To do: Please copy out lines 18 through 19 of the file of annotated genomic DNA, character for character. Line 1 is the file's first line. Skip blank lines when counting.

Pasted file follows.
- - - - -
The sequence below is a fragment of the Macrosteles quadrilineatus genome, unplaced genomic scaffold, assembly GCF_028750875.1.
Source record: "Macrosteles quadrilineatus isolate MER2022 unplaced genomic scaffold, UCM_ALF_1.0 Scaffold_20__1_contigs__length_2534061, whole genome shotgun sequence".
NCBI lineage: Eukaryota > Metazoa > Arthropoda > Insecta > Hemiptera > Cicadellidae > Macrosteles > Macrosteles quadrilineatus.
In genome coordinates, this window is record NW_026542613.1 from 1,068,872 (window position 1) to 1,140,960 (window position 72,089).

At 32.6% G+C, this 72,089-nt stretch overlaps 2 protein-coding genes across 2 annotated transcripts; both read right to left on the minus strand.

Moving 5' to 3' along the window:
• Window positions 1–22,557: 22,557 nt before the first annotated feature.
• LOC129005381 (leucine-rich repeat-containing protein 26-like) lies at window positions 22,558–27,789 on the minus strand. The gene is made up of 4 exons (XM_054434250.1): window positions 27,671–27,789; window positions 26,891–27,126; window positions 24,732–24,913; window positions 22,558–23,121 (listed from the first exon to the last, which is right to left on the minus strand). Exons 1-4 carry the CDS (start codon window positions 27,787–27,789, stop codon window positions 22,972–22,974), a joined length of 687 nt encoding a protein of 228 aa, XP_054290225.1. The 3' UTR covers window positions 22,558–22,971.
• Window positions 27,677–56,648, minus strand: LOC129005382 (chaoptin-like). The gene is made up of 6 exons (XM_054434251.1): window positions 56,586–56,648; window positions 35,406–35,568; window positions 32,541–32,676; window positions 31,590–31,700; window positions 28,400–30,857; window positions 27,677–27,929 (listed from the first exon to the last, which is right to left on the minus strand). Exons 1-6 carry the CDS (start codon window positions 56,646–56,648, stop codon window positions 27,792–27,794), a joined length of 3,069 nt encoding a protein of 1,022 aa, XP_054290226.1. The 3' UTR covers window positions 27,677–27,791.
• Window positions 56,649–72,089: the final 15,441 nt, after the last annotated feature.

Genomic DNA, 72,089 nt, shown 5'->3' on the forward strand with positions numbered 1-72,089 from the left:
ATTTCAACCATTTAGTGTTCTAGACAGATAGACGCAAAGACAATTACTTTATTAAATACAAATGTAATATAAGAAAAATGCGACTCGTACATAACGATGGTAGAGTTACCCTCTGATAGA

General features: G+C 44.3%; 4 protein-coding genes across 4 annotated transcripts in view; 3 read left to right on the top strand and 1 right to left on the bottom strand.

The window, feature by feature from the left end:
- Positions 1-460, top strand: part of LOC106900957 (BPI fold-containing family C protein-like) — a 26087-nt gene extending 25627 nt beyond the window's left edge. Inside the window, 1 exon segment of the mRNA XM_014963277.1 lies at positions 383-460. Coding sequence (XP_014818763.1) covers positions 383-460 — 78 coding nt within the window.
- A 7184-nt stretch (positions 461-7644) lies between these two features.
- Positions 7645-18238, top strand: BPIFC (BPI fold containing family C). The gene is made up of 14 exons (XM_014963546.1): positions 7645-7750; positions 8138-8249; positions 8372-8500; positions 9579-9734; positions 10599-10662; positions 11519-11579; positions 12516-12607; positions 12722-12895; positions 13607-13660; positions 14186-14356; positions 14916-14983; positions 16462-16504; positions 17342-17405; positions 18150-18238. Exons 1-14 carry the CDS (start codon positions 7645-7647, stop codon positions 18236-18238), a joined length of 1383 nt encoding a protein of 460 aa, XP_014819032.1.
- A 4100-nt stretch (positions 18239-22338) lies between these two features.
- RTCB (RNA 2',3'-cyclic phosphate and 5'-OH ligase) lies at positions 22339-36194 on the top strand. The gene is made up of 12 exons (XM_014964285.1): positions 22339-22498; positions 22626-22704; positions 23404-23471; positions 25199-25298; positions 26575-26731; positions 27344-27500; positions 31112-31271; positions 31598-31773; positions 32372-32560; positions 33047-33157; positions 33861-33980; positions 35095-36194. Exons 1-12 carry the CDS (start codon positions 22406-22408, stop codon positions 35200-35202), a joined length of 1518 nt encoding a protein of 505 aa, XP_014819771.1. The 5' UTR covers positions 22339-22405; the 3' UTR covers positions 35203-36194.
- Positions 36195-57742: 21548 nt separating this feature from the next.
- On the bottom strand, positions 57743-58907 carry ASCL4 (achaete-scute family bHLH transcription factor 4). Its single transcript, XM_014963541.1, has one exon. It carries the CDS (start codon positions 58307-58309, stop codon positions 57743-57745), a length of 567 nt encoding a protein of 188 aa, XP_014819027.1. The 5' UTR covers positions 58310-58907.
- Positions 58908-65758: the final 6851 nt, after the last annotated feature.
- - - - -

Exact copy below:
- A 4100-nt stretch (positions 18239-22338) lies between these two features.
- RTCB (RNA 2',3'-cyclic phosphate and 5'-OH ligase) lies at positions 22339-36194 on the top strand. The gene is made up of 12 exons (XM_014964285.1): positions 22339-22498; positions 22626-22704; positions 23404-23471; positions 25199-25298; positions 26575-26731; positions 27344-27500; positions 31112-31271; positions 31598-31773; positions 32372-32560; positions 33047-33157; positions 33861-33980; positions 35095-36194. Exons 1-12 carry the CDS (start codon positions 22406-22408, stop codon positions 35200-35202), a joined length of 1518 nt encoding a protein of 505 aa, XP_014819771.1. The 5' UTR covers positions 22339-22405; the 3' UTR covers positions 35203-36194.